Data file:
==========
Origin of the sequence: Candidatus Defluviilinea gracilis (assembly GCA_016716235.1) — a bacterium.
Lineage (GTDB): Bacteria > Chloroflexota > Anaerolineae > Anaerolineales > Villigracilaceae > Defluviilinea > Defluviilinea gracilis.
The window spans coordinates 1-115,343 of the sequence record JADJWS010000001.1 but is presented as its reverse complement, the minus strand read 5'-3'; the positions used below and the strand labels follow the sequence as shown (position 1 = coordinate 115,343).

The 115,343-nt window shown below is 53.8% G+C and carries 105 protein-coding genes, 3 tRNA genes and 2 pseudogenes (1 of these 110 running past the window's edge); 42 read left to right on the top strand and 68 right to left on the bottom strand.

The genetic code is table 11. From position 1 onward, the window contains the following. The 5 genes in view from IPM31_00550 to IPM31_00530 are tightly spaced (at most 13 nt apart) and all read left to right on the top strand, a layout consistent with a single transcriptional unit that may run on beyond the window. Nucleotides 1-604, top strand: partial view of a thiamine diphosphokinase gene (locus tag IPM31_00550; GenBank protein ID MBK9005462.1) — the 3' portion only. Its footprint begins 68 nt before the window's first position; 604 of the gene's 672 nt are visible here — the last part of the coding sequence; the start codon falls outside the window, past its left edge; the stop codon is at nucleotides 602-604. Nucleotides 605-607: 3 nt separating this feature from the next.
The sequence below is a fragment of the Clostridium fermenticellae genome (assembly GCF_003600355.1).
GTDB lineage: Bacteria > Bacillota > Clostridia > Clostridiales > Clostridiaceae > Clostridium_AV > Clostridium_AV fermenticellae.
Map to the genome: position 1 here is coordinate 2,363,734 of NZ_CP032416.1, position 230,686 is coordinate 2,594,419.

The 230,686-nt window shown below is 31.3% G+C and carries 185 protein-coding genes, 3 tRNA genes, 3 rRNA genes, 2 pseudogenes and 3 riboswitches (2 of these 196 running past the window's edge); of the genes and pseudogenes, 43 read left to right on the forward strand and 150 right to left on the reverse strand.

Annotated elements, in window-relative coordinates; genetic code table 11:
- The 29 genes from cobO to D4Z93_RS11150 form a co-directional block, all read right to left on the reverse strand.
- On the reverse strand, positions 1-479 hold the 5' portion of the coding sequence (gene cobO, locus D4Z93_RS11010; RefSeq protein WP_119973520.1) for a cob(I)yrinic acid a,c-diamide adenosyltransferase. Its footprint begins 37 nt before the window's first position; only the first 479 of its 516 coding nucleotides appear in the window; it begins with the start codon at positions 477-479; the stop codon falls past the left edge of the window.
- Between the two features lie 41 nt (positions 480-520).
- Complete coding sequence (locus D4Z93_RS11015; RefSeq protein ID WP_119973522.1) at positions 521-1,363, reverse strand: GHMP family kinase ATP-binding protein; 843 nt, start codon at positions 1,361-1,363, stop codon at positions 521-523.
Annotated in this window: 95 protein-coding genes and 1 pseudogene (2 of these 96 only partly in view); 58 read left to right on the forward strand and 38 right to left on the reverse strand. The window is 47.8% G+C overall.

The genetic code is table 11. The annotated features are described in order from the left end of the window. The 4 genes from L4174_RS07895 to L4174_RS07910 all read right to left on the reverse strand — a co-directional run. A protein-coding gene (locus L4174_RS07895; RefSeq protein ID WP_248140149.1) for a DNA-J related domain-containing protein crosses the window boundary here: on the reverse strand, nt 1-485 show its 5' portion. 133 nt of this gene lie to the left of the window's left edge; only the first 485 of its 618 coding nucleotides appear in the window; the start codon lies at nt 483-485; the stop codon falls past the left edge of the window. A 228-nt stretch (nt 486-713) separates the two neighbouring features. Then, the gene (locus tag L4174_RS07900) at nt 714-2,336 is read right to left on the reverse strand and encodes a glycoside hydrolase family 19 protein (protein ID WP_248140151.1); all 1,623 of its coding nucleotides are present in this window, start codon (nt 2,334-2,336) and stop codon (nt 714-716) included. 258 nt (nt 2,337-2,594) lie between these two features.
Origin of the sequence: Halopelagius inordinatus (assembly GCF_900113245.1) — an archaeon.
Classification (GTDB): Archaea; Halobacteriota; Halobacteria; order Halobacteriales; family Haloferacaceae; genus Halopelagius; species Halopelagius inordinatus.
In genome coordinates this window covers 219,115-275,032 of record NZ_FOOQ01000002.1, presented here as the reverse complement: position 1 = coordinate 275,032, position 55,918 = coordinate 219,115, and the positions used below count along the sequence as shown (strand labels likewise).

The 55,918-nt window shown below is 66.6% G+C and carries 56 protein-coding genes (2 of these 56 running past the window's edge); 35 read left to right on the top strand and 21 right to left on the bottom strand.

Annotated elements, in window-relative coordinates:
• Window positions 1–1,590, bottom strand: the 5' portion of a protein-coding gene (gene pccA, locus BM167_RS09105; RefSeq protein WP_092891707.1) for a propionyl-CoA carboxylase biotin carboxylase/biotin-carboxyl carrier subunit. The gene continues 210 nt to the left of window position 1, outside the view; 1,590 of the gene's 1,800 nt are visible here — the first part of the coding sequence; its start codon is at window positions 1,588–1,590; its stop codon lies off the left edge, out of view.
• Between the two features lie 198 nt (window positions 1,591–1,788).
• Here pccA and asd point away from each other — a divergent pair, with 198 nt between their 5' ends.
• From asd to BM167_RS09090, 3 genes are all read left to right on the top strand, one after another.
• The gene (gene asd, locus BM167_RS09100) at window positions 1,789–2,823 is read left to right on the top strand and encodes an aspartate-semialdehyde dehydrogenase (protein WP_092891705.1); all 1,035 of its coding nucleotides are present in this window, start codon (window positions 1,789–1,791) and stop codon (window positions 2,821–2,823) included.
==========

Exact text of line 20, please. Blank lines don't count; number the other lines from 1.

The 55,918-nt window shown below is 66.6% G+C and carries 56 protein-coding genes (2 of these 56 running past the window's edge); 35 read left to right on the top strand and 21 right to left on the bottom strand.